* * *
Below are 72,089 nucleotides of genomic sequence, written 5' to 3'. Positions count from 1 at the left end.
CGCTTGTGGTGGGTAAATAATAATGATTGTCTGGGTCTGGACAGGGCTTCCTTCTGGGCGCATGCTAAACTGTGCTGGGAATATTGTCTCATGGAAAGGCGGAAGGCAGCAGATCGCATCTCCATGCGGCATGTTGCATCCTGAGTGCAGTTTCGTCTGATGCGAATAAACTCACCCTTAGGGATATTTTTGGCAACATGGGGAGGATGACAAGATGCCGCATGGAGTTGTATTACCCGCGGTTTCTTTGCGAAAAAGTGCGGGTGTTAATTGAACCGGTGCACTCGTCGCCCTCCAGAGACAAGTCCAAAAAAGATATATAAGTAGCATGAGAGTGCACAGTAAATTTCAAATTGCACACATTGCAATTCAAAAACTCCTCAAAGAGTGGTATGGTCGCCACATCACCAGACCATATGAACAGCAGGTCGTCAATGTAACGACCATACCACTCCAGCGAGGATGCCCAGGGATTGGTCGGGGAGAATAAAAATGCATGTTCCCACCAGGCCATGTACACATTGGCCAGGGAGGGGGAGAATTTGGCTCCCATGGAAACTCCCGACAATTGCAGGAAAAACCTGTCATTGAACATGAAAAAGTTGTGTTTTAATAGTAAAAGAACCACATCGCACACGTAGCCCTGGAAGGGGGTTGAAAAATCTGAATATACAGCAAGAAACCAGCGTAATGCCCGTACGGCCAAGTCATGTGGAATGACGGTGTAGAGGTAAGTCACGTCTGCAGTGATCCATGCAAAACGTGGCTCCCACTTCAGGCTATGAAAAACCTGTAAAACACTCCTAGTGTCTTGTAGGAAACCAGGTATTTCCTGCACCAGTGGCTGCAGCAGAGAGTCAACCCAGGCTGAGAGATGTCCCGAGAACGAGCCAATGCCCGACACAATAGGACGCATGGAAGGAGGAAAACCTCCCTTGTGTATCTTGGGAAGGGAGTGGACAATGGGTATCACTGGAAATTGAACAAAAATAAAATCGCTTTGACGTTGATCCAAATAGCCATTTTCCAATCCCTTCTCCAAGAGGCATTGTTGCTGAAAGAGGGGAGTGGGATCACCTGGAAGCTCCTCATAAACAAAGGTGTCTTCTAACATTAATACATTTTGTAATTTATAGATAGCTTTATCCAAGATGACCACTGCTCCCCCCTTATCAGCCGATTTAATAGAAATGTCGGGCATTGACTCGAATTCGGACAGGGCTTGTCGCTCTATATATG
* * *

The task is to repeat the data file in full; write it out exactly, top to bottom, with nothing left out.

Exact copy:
Below are 72,089 nucleotides of genomic sequence, written 5' to 3'. Positions count from 1 at the left end.
CGCTTGTGGTGGGTAAATAATAATGATTGTCTGGGTCTGGACAGGGCTTCCTTCTGGGCGCATGCTAAACTGTGCTGGGAATATTGTCTCATGGAAAGGCGGAAGGCAGCAGATCGCATCTCCATGCGGCATGTTGCATCCTGAGTGCAGTTTCGTCTGATGCGAATAAACTCACCCTTAGGGATATTTTTGGCAACATGGGGAGGATGACAAGATGCCGCATGGAGTTGTATTACCCGCGGTTTCTTTGCGAAAAAGTGCGGGTGTTAATTGAACCGGTGCACTCGTCGCCCTCCAGAGACAAGTCCAAAAAAGATATATAAGTAGCATGAGAGTGCACAGTAAATTTCAAATTGCACACATTGCAATTCAAAAACTCCTCAAAGAGTGGTATGGTCGCCACATCACCAGACCATATGAACAGCAGGTCGTCAATGTAACGACCATACCACTCCAGCGAGGATGCCCAGGGATTGGTCGGGGAGAATAAAAATGCATGTTCCCACCAGGCCATGTACACATTGGCCAGGGAGGGGGAGAATTTGGCTCCCATGGAAACTCCCGACAATTGCAGGAAAAACCTGTCATTGAACATGAAAAAGTTGTGTTTTAATAGTAAAAGAACCACATCGCACACGTAGCCCTGGAAGGGGGTTGAAAAATCTGAATATACAGCAAGAAACCAGCGTAATGCCCGTACGGCCAAGTCATGTGGAATGACGGTGTAGAGGTAAGTCACGTCTGCAGTGATCCATGCAAAACGTGGCTCCCACTTCAGGCTATGAAAAACCTGTAAAACACTCCTAGTGTCTTGTAGGAAACCAGGTATTTCCTGCACCAGTGGCTGCAGCAGAGAGTCAACCCAGGCTGAGAGATGTCCCGAGAACGAGCCAATGCCCGACACAATAGGACGCATGGAAGGAGGAAAACCTCCCTTGTGTATCTTGGGAAGGGAGTGGACAATGGGTATCACTGGAAATTGAACAAAAATAAAATCGCTTTGACGTTGATCCAAATAGCCATTTTCCAATCCCTTCTCCAAGAGGCATTGTTGCTGAAAGAGGGGAGTGGGATCACCTGGAAGCTCCTCATAAACAAAGGTGTCTTCTAACATTAATACATTTTGTAATTTATAGATAGCTTTATCCAAGATGACCACTGCTCCCCCCTTATCAGCCGATTTAATAGAAATGTCGGGCATTGACTCGAATTCGGACAGGGCTTGTCGCTCTATATATG